public class GraphReaderTask implements Callable<Void> {
Here is the static "actor" that holds the thread for the GraphReaderTask:
private static final ExecutorService actor = Executors.newSingleThreadExecutor();
Next, some fields that the GraphReaderTask will need, in processing each message. Each message
private final Repository repository; // A Sesame RDF repository
private final String url; // The URL of an RDF graphs to save
private Future<Void> ctrl;
Now we can define a GraphReaderTask constructor and control methods:
public GraphReaderTask(Repository repository, String url) {
        this.repository = repository;
        this.url = url;
public boolean isSubmitted() {
 return ctrl != null;
public boolean isCancelled() {
 return ctrl != null && ctrl.isCancelled();
public boolean isDone() {
 return ctrl != null && ctrl.isDone();
public synchronized void submit() {
 if (ctrl == null) {
  ctrl = actor.submit(this);
 } else {
  throw new IllegalStateException();
public boolean cancel() {
 return ctrl.cancel(false);
public void await() throws InterruptedException, IOException,
  OpenRDFException {
 try {
 } catch (ExecutionException e) {
  try {
   throw e.getCause();
  } catch (Error cause) {
   throw cause;
  } catch (RuntimeException cause) {
   throw cause;
  } catch (IOException cause) {
   throw cause;
  } catch (OpenRDFException cause) {
   throw cause;
  } catch (Throwable cause) {
   throw new UndeclaredThrowableException(cause);
Now we can define a "call" method, which will be invoked by the actor when it is time to process the next task from this actor's queue, and must perform the guts of whatever this actor/task should do. In this example, the GraphReaderTask simply reads an RDF graph from a URL and stores it into our Sesame repository.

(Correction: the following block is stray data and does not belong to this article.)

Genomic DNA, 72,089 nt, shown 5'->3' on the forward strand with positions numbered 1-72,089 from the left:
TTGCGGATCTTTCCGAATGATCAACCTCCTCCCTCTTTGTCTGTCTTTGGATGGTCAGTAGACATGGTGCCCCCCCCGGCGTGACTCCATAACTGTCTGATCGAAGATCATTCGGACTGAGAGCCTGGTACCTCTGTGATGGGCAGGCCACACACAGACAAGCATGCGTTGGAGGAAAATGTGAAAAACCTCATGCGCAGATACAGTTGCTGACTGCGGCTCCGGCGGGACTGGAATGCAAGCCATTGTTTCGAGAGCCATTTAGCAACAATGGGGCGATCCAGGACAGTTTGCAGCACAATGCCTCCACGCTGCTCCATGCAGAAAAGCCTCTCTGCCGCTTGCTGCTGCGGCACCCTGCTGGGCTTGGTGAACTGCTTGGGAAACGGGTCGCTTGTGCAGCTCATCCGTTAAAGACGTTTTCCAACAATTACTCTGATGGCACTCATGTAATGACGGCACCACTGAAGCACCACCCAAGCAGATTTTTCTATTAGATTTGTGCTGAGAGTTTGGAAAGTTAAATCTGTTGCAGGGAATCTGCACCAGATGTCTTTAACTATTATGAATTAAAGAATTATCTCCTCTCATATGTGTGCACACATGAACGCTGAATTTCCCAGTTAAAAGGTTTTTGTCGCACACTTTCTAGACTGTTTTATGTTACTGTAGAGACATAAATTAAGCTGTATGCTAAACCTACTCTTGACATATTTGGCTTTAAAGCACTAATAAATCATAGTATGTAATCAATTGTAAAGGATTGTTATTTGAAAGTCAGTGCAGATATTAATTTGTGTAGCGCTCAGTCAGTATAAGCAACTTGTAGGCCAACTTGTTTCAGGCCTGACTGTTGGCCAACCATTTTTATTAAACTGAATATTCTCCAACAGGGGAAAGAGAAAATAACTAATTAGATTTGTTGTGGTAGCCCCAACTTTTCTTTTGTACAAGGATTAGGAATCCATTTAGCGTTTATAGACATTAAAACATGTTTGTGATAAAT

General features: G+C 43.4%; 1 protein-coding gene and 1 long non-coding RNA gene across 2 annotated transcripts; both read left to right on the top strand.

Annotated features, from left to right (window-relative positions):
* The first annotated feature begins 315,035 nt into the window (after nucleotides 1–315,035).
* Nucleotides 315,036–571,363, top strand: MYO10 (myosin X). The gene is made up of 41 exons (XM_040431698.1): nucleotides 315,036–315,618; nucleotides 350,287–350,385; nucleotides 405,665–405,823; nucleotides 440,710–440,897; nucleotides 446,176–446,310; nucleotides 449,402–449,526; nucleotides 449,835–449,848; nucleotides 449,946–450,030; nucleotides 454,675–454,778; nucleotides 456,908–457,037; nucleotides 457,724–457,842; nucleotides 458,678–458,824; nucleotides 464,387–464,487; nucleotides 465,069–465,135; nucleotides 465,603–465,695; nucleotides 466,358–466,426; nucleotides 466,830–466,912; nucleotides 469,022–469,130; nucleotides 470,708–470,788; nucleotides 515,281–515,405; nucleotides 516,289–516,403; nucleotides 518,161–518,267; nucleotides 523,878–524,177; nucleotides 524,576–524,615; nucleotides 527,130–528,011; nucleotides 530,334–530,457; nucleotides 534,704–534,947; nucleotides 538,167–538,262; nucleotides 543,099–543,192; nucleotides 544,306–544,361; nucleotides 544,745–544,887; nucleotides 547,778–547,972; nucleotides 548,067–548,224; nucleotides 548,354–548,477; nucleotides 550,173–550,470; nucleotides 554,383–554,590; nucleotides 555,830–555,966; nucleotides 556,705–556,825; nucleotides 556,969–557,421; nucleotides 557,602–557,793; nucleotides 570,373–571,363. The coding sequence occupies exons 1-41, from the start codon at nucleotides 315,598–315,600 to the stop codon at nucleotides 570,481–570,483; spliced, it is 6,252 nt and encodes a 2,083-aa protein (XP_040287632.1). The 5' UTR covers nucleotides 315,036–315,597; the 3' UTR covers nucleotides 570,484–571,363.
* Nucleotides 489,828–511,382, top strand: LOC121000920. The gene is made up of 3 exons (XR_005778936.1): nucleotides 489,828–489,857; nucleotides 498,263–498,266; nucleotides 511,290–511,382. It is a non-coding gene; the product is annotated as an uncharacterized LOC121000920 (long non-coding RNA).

Remember that all instances of GraphReaderTask are associated with one actor, that is an ExecutorService, which provides features for shutting down gracefully. So before we actually start doing any work, we first need to check to see if the task is cancelled, and if so, merely return without doing anything (except perhaps writing a note to a log).
public Void call() throws IOException, OpenRDFException {
 if (isCancelled())
  return null;
 URLConnection http = new URL(url).openConnection();
 http.setRequestProperty("Accept", "application/rdf+xml");
 InputStream in = http.getInputStream();

 RepositoryConnection con = repository.getConnection();
 try {
  ValueFactory vf = con.getValueFactory();
  URI graph = vf.createURI(url);

  if (isCancelled())
   return null;
  con.add(in, url, RDFFormat.RDFXML, graph);

 } finally {
 return null;
Now that we have defined the GraphReaderTask class, we need to make use of it.
new GraphReaderTask(repository, url).submit();
This technique allows the caller thread to continue with other processing, while the dedicated graph reader thread takes care of parsing RDF. By using a queue we ensure that threads are not blocked when they could be performing other operations. The await() method can be used by the caller to re-join when the task is complete and propagate any exceptions that may have occurred.